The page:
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I have been interested in nature for most of my life but since I retired I spend as much time as I can exploring the nature reserves and wildlife hotspots of my adopted home, Dorset in southern England. Whilst out I record what I see and take snaps where I can (I am no photographer!) and that forms the basis of my Nature of Dorset website. When I find something new I like to research it and write about it in my nature notes, it is how I learn and hopefully you might find my notes helpful as well!

This website is for the people of Dorset interested in wildlife and for people from elsewhere interested in the wildlife of Dorset!

03 October, 2016

White Bryony: in need of support

I love hedgerows! As you walk alongside one you see different leaf shapes, flowers and fruits constantly changing as the variety of hedgerow shrubs intermingle with each other. Occasionally you encounter other plants using the shrubs for support and one of the most common are the long strands of the white bryony (Bryonia dioica).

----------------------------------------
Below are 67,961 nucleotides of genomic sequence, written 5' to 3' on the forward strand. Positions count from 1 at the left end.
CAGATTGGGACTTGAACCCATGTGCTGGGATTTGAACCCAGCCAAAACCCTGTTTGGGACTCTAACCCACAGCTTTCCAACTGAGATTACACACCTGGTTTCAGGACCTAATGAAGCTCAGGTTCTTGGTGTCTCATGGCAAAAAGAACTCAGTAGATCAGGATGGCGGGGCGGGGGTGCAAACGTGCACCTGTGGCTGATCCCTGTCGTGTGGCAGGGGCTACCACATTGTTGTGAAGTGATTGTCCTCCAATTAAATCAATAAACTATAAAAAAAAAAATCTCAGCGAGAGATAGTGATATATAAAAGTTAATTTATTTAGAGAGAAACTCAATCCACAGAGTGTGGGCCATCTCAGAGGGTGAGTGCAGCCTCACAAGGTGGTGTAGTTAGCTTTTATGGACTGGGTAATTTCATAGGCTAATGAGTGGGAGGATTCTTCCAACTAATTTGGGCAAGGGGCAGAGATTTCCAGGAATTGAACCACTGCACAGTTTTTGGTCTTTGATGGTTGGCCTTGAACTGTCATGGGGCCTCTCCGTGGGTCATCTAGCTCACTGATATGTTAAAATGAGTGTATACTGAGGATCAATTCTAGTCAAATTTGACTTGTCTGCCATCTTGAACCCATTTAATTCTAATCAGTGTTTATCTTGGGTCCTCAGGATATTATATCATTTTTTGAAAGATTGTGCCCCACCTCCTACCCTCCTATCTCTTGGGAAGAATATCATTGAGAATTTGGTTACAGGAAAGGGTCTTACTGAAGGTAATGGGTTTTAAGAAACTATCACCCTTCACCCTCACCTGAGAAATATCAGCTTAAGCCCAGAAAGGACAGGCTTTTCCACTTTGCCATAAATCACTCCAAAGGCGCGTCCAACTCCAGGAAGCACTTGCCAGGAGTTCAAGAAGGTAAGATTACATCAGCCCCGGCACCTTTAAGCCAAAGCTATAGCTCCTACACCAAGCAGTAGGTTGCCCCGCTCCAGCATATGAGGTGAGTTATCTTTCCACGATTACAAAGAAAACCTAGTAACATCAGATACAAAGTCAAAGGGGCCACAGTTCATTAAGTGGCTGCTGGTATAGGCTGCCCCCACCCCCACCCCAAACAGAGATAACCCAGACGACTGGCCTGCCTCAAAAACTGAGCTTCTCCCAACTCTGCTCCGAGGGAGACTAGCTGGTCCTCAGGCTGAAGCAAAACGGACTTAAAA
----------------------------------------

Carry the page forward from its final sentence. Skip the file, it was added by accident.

The white bryony is a member of the marrow family and climbs in hedgerows by the use of tendrils which wind themselves around the host shrub's branches but, in so doing, they do the host no harm. The stems are very long, thin strands and could certainly not grow upwards without support. Along the strands a series of cream or pale green flowers erupt, interestingly the male flowers are on different plants to the female flowers. The female flowers turn into bright red berries later in the year. The berries are poisonous and they should not be eaten; indeed, if they are squeezed they can cause ulcers or rashes on the skin.
White bryony is quite common in hedgerows on chalk/lime soils. It could possibly be confused with the totally unrelated black bryony but the leaves of each are very different. The white bryony has large, pale, three lobed leaves whilst the black has glossy dark green heart shaped ones. There are other differences too when one looks closely.
White Bryony: in need of support